Cracking the jab jab whip

Debbie Jacob -
Debbie Jacob -

Debbie Jacob

THE WEEK before Carnival Monday has always been the most challenging time for me to write a column. This space feels like a no-man’s land. On one side of this strange, empty place are the Carnival revellers stomping and wining their way to Ash Wednesday. Lost in an unexplainable glee, they block every personal worry and national concern from sight.

On the other side of no-man’s land are those disgruntled souls who randomly rant about the festival to vent their frustrations about so much time being wasted on meaningless frivolity. They’re the cynical souls who voice their concerns about “Carnival mentality.”

Those of us occupying no-man’s land balance hope and despair; joy and frustration. We view Carnival as a lens for understanding our complex history and culture, and we cling to idealistic notions that we can harness Carnival’s energy to create year-long national pride, creativity and inclusivity. We visualise Carnival as a weapon to fight prejudice, anger and inefficiency and lament that the promise of Carnival never materialises during the rest of the year. We are eternal optimists.

And so, as usual, I wonder what to talk about when so many people don’t want to think about any subject that isn’t Carnival-related. This week, you can speculate on a calypso monarch or predict the Road March, but no one wants to hear about crime, inflation and poverty.

Right or wrong, Carnival serves as our respite from fear. It either curbs or fuels our anger. But should it excuse us from considering the less fortunate in our country? The majority of people can’t afford skimpy Carnival costumes or fete tickets that cost thousands of dollars.

I’m not even sure what Carnival means any more. How much of our treasured tradition is left in this annual festival? Are calypsoes as clever and meaningful as they once were or is that just nostalgia washing over me? How many Carnival bands are authentic representations of street theatre? How well are we measuring the economic impact of Carnival on our country?

I get that we don’t feel the need to discuss the direction of this country during Carnival. I disagree with that casual dismissal, but I get it. Still, it’s difficult to understand why we don’t have more probing conversations about the purpose of Carnival.

Does anyone donning a bathing suit masquerading as a costume connect Carnival to our history? And if Carnival is an important link to our history, what are we doing in our schools for the rest of the year to harness that enthusiasm for history?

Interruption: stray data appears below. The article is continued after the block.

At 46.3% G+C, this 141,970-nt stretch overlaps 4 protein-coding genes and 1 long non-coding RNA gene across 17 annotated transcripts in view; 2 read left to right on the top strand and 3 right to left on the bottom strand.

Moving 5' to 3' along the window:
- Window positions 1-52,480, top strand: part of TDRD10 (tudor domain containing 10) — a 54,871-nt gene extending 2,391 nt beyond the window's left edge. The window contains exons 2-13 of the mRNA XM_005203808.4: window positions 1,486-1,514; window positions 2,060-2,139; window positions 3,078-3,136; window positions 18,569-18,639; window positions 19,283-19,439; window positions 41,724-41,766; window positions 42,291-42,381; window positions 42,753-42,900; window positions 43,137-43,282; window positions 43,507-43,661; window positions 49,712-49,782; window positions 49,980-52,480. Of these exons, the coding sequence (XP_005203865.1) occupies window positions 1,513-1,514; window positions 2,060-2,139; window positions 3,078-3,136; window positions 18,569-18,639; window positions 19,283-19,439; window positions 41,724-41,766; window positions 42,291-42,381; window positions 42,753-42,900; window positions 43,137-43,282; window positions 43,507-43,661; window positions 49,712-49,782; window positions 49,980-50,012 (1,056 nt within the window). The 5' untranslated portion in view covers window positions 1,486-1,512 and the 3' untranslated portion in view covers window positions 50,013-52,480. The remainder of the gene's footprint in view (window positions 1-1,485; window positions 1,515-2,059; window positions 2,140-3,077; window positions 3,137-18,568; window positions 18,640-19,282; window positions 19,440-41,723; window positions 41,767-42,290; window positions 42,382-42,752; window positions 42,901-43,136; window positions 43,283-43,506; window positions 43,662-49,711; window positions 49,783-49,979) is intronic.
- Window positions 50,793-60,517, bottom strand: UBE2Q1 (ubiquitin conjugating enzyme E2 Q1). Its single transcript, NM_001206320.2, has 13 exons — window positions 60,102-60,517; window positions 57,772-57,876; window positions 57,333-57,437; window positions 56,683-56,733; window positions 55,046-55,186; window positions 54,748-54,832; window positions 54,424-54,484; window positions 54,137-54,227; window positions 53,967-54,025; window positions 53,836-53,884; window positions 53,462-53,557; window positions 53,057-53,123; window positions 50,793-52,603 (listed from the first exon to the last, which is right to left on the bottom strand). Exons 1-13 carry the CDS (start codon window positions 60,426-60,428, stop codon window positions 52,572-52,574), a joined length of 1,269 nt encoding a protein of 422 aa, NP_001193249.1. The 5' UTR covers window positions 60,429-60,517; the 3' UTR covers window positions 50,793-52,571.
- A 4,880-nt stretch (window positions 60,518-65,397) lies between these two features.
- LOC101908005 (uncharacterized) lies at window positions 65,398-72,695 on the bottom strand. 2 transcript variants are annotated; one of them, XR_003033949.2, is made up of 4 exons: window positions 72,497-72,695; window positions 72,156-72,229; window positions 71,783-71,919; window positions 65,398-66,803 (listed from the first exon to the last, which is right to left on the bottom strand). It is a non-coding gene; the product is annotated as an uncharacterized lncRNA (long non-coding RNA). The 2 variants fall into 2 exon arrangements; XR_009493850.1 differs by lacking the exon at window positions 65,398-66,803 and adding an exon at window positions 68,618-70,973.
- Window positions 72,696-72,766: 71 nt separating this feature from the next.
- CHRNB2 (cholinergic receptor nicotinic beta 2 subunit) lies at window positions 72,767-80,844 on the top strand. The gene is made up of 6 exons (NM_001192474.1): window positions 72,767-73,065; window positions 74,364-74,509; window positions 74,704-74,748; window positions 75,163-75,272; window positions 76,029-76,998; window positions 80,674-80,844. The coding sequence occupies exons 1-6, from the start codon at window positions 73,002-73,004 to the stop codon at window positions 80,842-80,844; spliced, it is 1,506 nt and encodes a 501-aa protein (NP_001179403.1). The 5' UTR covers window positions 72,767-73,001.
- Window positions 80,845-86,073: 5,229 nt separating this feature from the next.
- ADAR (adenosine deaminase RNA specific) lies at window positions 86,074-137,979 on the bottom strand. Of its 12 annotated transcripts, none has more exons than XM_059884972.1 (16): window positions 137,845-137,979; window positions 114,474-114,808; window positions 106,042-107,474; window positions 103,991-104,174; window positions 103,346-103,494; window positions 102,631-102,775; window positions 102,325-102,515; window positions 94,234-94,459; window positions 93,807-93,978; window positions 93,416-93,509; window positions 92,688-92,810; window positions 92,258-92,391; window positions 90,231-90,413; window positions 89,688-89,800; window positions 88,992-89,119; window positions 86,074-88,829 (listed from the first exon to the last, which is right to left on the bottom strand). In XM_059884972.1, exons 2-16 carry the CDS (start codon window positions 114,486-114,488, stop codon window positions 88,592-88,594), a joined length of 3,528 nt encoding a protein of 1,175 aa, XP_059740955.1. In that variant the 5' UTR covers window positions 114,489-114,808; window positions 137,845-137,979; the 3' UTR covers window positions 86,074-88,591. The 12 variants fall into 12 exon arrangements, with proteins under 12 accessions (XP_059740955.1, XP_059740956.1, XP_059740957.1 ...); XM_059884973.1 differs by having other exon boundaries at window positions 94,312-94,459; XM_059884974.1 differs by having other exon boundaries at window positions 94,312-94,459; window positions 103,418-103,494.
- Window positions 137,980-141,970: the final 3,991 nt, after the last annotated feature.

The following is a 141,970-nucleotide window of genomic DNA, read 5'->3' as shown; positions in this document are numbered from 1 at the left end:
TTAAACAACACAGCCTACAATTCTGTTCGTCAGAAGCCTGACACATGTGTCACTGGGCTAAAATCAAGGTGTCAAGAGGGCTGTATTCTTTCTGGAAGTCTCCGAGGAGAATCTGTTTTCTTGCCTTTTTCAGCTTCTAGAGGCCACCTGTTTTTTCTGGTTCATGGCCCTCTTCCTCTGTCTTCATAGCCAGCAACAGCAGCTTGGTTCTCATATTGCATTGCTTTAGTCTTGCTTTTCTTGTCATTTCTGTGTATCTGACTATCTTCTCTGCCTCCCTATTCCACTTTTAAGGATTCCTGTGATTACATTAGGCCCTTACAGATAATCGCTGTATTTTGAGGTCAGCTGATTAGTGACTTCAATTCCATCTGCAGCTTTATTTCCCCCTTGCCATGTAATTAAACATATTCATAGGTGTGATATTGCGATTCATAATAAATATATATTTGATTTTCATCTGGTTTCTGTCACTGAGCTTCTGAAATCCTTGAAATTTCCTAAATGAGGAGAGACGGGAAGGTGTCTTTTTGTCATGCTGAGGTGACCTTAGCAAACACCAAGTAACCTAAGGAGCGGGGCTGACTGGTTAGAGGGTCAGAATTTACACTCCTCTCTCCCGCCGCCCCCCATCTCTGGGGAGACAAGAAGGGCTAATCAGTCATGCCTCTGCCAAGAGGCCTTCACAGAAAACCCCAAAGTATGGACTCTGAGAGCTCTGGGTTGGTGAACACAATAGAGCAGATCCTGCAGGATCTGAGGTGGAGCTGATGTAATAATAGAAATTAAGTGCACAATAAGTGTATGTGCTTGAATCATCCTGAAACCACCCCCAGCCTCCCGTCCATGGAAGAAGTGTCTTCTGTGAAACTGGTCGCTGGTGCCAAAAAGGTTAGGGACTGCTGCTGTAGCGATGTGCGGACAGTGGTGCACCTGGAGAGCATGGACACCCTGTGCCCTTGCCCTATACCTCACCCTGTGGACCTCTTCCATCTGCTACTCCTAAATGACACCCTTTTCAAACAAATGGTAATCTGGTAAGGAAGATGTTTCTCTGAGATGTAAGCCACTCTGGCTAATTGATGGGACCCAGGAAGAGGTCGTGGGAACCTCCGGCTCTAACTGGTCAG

Is Carnival just a gigantic link in an endless chain of events that has no buckle?

Sometimes I wonder if Carnival is a rehearsal for the apathy that defines the rest of the year. Does Carnival hone our skill to tune out what we don’t want to face so that we don’t pay attention to the inefficiency and wrongdoing going on around us?

Diehard revellers feel rooted in our culture when they play mas and that euphoria appears to numb their post-Carnival senses so that they are willing to put up with the inefficiency and rudeness in the “real” world where public servants often reign with a petty sense of power.

And what about our penchant for road rage and not standing in lines? Doesn’t Carnival teach people to stay in their section?

Carnival is supposed to be the great equaliser, but what happens when people return to their jobs in the public and private sectors only to face spiteful bosses who operate with no fear of repercussions?

Shame on senior management who know about the demoralising and bullying behaviour that goes on in the workplace, but take no responsibility for fixing it.

Why does it seem impossible to get rid of public servants who are an embarrassment to their profession and undermine citizens' faith in this country? What will it take for us to insist on the leadership we expect during Carnival? Don’t we believe that we deserve better, and if we believe this, do we not realise we must insist on it?

I get that you are partying this week and gearing up for Carnival Monday and Tuesday, but take these questions and put them in a box to unpack after Carnival.

Rest on Ash Wednesday and when you get your second wind, face this country’s issues with the same zeal you used to play mas. It’s time to crack the whip out here to get everyone’s attention. I know some jab jabs willing to lend us their whips until the next Carnival.


"Cracking the jab jab whip"

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